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South Korea Says North Wants Rocket For Nuclear Weapon

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South Korea on Monday condemned rival North Korea's planned rocket launch as a "grave provocation", saying it was a disguised attempt to develop a long-range ballistic missile capable of delivering nuclear weapons.

Seoul also extended a security alert in the capital, and said it was concerned the North might follow the ballistic missile launch with another nuclear test.

The North announced on Friday it would put a satellite into orbit next month barely two weeks after reaching an agreement with Washington to suspend long-range missile launches as part of a deal to restart food aid.

"Our government defines North Korea's so-called working satellite launch plan as a grave provocation to develop a long-distance delivery means for nuclear weapons by using ballistic missile technology," presidential spokesman Park Jung-ha said in a statement.

Washington says the North's long-range ballistic missile program is progressing quickly, and last year said the American mainland could come under threat within five years.

The secretive North has twice tested a nuclear device, but experts doubt whether it yet has the ability to miniaturize an atomic bomb to place atop a warhead.

Pyongyang is believed to have enough fissile material to make up to a dozen nuclear bombs, and in 2010 unveiled a uranium enrichment facility to go with its plutonium program which opened a second route to making an atomic weapon.

On Monday, President Lee Myung-bak met the foreign and security-related ministers to discuss the North's surprise announcement, which also flies in the face of a U.N. Security Council resolution banning long-range missile launches.

Park said in a statement that Seoul would work closely with the United States, Japan, China and Russia - all members of the six-party forum which deals with the North's nuclear program - during next week's Nuclear Security Summit in Seoul.

North Korea's weapons of mass destruction program is not on the agenda for the summit, but will be one of the major talking points on the sidelines of the meeting involving some 50 world leaders including Barack Obama and Hu Jintao.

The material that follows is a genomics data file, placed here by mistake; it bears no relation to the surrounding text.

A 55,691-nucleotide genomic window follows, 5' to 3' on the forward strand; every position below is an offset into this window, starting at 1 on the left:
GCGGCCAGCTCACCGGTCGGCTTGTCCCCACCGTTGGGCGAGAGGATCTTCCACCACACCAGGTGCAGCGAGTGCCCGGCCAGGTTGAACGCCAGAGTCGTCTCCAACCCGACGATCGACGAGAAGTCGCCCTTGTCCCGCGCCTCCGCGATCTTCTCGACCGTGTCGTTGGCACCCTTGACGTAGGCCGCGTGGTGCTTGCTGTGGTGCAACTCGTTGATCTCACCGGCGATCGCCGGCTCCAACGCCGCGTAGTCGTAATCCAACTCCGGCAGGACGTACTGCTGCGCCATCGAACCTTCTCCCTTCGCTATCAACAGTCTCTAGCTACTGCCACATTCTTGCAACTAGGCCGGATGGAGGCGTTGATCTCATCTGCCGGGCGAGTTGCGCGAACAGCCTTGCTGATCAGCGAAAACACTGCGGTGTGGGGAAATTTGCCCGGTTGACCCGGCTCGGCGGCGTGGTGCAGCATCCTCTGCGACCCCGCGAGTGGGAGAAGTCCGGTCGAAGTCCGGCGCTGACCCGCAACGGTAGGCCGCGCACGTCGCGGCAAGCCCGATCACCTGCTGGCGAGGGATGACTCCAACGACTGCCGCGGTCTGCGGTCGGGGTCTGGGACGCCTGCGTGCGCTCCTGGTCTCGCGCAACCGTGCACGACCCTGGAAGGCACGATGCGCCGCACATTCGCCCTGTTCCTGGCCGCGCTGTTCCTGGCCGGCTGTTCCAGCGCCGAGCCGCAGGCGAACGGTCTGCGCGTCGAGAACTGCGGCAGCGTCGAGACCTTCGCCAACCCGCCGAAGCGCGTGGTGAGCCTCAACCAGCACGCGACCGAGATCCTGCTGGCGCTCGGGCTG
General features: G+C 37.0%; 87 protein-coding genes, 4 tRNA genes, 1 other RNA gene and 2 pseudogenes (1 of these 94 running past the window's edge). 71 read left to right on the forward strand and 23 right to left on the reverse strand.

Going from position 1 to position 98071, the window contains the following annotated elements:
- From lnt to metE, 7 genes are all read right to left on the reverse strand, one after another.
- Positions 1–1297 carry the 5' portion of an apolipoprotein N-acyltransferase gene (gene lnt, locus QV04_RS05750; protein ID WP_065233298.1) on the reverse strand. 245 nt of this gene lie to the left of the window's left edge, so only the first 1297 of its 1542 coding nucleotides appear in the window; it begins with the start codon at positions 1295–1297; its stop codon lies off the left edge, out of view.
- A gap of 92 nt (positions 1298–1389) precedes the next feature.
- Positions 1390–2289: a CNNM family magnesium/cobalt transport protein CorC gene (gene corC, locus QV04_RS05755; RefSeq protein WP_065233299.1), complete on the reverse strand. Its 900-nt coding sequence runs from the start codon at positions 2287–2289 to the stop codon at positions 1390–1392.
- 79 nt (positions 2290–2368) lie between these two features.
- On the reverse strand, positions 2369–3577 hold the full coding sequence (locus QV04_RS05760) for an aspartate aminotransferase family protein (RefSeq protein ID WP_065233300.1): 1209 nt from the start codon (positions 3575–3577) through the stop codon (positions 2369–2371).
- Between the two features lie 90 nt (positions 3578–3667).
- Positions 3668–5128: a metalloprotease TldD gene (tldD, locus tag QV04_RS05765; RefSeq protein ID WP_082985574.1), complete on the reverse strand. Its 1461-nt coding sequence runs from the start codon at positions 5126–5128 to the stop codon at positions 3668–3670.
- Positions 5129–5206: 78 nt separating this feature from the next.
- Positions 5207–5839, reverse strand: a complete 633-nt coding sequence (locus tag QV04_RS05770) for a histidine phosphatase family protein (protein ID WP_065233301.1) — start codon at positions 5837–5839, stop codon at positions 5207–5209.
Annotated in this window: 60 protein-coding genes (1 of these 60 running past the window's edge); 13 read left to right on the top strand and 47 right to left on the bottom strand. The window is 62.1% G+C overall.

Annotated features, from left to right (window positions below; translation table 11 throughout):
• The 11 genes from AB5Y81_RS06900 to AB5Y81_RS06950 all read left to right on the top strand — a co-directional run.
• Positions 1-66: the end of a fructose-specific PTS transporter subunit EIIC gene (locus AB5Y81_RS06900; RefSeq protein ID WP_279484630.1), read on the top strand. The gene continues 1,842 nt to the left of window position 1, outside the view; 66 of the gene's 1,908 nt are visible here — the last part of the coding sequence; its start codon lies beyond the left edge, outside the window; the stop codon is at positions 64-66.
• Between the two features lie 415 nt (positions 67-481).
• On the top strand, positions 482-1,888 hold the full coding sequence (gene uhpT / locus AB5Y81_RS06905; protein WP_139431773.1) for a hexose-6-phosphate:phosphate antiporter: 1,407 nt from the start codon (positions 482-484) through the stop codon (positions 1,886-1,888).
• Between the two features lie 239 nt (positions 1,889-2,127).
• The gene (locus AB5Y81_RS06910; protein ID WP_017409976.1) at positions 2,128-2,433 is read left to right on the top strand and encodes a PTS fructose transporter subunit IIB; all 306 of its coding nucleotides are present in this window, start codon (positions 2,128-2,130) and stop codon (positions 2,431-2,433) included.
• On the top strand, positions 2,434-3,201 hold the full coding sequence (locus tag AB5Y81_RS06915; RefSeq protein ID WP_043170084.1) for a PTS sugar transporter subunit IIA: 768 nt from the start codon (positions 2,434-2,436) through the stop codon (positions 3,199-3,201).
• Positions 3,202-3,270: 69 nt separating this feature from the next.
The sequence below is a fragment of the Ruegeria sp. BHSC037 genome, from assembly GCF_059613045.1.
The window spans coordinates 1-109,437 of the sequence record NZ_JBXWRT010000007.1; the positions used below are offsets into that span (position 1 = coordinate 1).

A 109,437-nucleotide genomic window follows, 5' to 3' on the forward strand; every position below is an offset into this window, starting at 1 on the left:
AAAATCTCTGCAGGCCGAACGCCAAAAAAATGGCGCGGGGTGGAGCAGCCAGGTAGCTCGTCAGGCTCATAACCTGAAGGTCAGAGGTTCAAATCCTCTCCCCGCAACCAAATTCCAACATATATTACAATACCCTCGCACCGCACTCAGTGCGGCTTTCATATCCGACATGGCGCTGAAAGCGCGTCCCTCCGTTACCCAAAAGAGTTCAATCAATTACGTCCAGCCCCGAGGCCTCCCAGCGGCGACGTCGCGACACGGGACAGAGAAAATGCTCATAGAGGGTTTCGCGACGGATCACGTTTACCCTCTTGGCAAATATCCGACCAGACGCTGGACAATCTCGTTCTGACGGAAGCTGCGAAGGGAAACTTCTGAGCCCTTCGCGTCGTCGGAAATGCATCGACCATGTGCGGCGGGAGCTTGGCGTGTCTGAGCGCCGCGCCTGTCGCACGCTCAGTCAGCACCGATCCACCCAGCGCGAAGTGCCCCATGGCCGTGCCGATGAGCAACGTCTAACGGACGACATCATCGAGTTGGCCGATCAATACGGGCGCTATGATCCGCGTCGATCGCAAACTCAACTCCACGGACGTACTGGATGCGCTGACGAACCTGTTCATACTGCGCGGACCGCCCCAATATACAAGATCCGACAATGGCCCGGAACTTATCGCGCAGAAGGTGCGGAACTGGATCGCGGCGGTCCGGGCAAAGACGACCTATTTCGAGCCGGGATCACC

The South's defense ministry said it had established a team to monitor the rocket launch and would maintain a heightened defense alert for the Security Summit in Seoul through to the rocket launch, scheduled for between April 12 and 16.

Ministry spokesman Yoon Won-shik told reporters that Seoul and Washington would use "surveillance assets" to watch the missile base in Tongchang-ri and follow the flight path after it is launched.

The North says the flight will not impact neighbors.

Yoon said authorities were also on alert in case the North follows up the rocket launch with a nuclear test, as it did in 2009.

Ties between the two Koreas, which are still technically at war, having only signed an armistice to end the 1950-53 Korean War, have hit their lowest level for decades since conservative Lee Myung-bak won the presidency in 2008.

Political analysts say the launch is aimed at boosting the legitimacy of the North's young new ruler, Kim Jong-un, who inherited power after his father's death in December.

The North on Sunday defended the launch, saying, "The peaceful development and use of space is a universally recognized legitimate right of a sovereign state."

Pyongyang says it is using the rocket to launch a satellite to mark the 100th anniversary of the birth of Kim Il-sung, the country's founding ruler and grandfather of the current ruler.

The launch threatens to derail a food aid deal the North struck with Washington last month. Then, Pyongyang agreed to suspend nuclear tests, missile launches and uranium enrichment and to allow nuclear inspectors into the country.

More troubling, perhaps, for Pyongyang, which is long accustomed to trading invective with Washington, China has called the planned launch a "worry" in a rare attempt to put public pressure on its impoverished ally.

Japan would do its best to prevent any damage from a launch, the country's defense minister said.

"Depending on the situation, we would consider deploying PAC3 missile interceptors and Aegis ships," Naoki Tanaka told lawmakers in the upper house of parliament, according to broadcaster NHK.

"Considering what happened in 2009, we are prepared to do our utmost to prevent any damage to Okinawa and the rest of the country," he said, in reply to a query from an Okinawa lawmaker.

In April 2009, North Korea conducted a ballistic rocket launch that resulted in a new round of U.N. sanctions, squeezing the secretive state's already troubled economy and deepening its isolation.

That launch was dismissed as a failure after the first stage fell into the Sea of Japan without placing a satellite in orbit. Another test failed in similar circumstances in 1998.